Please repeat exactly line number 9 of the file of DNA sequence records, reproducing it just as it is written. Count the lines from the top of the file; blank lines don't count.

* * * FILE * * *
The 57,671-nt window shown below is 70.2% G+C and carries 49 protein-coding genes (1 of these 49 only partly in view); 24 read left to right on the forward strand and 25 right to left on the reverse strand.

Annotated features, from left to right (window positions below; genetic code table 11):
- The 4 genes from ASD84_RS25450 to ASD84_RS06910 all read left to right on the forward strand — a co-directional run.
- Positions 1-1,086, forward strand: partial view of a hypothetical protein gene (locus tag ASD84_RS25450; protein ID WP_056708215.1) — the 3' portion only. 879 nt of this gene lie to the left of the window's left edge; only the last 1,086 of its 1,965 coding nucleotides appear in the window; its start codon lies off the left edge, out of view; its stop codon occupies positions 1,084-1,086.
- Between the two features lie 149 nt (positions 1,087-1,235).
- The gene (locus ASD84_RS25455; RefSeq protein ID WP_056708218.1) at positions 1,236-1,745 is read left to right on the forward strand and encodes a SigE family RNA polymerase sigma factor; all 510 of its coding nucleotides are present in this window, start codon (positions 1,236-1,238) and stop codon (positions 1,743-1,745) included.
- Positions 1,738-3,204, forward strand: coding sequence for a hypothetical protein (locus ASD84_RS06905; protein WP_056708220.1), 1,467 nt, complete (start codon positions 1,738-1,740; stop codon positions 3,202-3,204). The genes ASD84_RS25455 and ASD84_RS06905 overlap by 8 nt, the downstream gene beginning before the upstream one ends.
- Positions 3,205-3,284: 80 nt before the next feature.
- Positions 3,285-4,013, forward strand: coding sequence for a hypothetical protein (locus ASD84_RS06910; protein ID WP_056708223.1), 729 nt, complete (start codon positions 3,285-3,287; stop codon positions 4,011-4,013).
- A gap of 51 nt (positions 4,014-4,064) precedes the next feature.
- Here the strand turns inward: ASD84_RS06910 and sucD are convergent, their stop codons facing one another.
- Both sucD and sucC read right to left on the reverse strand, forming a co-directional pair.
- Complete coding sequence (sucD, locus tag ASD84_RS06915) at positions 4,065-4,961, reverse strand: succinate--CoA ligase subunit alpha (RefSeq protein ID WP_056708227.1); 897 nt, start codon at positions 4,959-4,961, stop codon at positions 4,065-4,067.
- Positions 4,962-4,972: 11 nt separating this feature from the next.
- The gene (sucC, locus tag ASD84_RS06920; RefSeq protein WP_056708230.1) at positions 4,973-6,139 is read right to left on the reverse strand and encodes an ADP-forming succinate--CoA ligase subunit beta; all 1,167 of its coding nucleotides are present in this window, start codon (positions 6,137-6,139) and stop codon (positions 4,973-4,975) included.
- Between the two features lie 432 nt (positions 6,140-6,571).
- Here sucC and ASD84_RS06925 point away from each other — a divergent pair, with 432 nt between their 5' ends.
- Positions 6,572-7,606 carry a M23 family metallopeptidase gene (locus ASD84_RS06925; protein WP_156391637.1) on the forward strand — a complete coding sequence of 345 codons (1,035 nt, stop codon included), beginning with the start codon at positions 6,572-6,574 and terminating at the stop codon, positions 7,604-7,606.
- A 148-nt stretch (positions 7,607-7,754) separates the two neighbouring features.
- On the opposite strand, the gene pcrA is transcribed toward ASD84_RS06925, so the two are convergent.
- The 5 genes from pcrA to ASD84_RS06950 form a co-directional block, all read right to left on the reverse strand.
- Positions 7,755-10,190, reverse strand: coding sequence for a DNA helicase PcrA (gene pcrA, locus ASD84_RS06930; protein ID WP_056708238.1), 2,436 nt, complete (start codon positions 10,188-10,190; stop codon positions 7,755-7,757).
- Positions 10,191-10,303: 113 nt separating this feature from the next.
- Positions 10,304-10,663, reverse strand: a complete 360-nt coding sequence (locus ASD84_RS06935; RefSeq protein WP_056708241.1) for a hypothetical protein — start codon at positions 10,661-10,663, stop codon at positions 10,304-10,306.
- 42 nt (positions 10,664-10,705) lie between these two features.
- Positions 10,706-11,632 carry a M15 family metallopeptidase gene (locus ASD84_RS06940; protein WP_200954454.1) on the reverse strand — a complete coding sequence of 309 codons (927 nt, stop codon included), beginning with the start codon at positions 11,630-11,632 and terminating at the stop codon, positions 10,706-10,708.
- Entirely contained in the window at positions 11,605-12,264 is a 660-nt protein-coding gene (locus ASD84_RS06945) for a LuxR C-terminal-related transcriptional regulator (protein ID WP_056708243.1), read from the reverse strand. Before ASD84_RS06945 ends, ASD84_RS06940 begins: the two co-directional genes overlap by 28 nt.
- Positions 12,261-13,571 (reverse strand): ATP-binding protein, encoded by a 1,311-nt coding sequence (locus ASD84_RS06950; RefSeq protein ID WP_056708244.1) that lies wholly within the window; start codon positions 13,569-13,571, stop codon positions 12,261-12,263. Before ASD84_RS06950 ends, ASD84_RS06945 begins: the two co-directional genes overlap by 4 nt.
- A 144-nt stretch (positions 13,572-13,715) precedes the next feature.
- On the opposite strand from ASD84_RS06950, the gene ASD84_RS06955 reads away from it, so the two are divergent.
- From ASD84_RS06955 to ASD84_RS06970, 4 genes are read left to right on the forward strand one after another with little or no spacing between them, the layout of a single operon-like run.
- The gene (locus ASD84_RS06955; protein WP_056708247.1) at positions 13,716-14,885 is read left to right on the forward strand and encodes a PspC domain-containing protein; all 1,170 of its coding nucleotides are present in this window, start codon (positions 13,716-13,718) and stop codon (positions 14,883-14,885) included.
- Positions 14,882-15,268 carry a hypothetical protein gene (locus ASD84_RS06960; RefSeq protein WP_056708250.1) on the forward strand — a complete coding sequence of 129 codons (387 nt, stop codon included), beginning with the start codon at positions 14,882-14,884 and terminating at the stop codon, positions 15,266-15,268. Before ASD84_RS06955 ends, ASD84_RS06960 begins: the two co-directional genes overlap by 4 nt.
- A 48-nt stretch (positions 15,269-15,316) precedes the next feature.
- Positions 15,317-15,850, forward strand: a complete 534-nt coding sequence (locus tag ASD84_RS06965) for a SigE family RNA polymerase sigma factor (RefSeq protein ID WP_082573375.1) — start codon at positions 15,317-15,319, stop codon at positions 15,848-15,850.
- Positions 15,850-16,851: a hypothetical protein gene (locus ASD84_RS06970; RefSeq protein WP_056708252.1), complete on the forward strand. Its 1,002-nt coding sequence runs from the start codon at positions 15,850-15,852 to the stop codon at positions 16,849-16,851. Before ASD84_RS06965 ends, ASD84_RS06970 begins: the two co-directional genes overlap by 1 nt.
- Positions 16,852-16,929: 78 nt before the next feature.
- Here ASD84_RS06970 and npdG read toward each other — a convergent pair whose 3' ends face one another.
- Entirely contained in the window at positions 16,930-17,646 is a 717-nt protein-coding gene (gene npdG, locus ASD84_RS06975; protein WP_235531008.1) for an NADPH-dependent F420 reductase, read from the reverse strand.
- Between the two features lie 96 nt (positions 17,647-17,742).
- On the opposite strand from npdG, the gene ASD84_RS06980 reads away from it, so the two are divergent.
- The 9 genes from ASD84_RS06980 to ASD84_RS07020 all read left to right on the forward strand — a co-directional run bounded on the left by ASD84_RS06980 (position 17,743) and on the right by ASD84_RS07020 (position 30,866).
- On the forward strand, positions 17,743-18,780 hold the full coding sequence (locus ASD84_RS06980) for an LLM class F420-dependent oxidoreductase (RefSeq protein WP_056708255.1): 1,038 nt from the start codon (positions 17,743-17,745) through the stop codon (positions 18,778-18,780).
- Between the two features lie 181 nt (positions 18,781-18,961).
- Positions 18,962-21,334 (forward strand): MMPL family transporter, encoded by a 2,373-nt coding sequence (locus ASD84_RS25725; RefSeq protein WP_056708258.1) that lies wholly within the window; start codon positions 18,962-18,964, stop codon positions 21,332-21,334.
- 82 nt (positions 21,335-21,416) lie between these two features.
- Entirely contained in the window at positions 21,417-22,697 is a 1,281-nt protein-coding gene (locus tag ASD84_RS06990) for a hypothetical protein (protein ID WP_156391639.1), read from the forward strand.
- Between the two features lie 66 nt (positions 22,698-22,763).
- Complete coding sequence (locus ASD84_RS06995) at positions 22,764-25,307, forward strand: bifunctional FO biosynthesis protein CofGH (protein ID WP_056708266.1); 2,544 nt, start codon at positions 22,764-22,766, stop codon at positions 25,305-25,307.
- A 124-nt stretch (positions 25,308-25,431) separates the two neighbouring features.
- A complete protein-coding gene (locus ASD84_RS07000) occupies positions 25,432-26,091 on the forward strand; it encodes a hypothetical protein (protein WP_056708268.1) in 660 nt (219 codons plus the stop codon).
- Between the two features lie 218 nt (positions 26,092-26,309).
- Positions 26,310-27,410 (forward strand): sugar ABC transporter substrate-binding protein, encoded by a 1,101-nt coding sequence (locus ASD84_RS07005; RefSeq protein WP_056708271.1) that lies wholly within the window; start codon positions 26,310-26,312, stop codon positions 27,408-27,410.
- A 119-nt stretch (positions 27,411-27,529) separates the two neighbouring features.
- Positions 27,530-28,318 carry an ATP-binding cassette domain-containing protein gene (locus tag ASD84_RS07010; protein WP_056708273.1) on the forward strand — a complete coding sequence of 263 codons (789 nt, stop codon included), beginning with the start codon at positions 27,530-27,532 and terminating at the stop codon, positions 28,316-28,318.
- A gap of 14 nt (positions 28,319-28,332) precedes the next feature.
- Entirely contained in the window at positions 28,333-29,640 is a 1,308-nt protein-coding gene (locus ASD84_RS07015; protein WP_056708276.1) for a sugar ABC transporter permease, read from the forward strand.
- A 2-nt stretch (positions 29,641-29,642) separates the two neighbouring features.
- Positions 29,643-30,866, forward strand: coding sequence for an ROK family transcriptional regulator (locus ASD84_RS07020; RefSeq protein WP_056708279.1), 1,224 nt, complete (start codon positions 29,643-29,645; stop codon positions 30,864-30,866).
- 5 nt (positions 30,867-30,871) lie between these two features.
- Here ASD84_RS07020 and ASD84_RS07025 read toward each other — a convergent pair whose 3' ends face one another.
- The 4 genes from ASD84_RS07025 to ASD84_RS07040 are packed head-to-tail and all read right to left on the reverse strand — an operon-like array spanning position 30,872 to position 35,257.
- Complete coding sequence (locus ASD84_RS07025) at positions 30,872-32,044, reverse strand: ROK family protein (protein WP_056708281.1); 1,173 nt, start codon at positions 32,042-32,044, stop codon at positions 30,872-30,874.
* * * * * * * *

- Positions 3,285-4,013, forward strand: coding sequence for a hypothetical protein (locus ASD84_RS06910; protein ID WP_056708223.1), 729 nt, complete (start codon positions 3,285-3,287; stop codon positions 4,011-4,013).